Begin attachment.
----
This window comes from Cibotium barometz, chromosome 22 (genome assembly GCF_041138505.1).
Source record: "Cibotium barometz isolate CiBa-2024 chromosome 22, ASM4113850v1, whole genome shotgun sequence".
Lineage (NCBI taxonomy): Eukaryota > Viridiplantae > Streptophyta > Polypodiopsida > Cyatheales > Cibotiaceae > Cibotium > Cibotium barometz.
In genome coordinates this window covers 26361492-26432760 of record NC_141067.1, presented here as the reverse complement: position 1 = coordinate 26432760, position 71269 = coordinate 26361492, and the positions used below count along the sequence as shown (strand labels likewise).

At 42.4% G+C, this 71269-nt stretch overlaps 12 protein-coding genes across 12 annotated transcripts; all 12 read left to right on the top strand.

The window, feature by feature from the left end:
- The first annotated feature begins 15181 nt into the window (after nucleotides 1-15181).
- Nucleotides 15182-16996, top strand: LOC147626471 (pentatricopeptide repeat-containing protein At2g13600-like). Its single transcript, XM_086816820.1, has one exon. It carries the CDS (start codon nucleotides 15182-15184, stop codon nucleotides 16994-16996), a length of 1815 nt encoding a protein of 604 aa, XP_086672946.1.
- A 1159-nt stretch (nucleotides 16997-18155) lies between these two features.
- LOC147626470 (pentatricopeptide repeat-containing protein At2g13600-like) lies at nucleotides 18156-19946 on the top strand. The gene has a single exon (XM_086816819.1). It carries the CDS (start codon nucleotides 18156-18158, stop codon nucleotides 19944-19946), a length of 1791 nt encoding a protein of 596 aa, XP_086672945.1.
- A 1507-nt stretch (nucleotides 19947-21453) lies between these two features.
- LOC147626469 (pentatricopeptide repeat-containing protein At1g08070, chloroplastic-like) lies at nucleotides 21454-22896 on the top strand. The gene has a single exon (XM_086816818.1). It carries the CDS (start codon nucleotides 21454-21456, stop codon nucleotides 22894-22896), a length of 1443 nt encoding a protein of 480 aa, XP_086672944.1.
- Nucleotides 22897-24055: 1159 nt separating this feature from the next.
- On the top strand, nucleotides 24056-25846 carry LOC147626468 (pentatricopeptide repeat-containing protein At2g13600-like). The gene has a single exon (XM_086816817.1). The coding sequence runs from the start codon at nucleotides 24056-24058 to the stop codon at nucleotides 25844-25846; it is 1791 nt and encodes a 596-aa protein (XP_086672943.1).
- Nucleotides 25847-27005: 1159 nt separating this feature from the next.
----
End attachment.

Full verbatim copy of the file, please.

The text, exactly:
This window comes from Cibotium barometz, chromosome 22 (genome assembly GCF_041138505.1).
Source record: "Cibotium barometz isolate CiBa-2024 chromosome 22, ASM4113850v1, whole genome shotgun sequence".
Lineage (NCBI taxonomy): Eukaryota > Viridiplantae > Streptophyta > Polypodiopsida > Cyatheales > Cibotiaceae > Cibotium > Cibotium barometz.
In genome coordinates this window covers 26361492-26432760 of record NC_141067.1, presented here as the reverse complement: position 1 = coordinate 26432760, position 71269 = coordinate 26361492, and the positions used below count along the sequence as shown (strand labels likewise).

At 42.4% G+C, this 71269-nt stretch overlaps 12 protein-coding genes across 12 annotated transcripts; all 12 read left to right on the top strand.

The window, feature by feature from the left end:
- The first annotated feature begins 15181 nt into the window (after nucleotides 1-15181).
- Nucleotides 15182-16996, top strand: LOC147626471 (pentatricopeptide repeat-containing protein At2g13600-like). Its single transcript, XM_086816820.1, has one exon. It carries the CDS (start codon nucleotides 15182-15184, stop codon nucleotides 16994-16996), a length of 1815 nt encoding a protein of 604 aa, XP_086672946.1.
- A 1159-nt stretch (nucleotides 16997-18155) lies between these two features.
- LOC147626470 (pentatricopeptide repeat-containing protein At2g13600-like) lies at nucleotides 18156-19946 on the top strand. The gene has a single exon (XM_086816819.1). It carries the CDS (start codon nucleotides 18156-18158, stop codon nucleotides 19944-19946), a length of 1791 nt encoding a protein of 596 aa, XP_086672945.1.
- A 1507-nt stretch (nucleotides 19947-21453) lies between these two features.
- LOC147626469 (pentatricopeptide repeat-containing protein At1g08070, chloroplastic-like) lies at nucleotides 21454-22896 on the top strand. The gene has a single exon (XM_086816818.1). It carries the CDS (start codon nucleotides 21454-21456, stop codon nucleotides 22894-22896), a length of 1443 nt encoding a protein of 480 aa, XP_086672944.1.
- Nucleotides 22897-24055: 1159 nt separating this feature from the next.
- On the top strand, nucleotides 24056-25846 carry LOC147626468 (pentatricopeptide repeat-containing protein At2g13600-like). The gene has a single exon (XM_086816817.1). The coding sequence runs from the start codon at nucleotides 24056-24058 to the stop codon at nucleotides 25844-25846; it is 1791 nt and encodes a 596-aa protein (XP_086672943.1).
- Nucleotides 25847-27005: 1159 nt separating this feature from the next.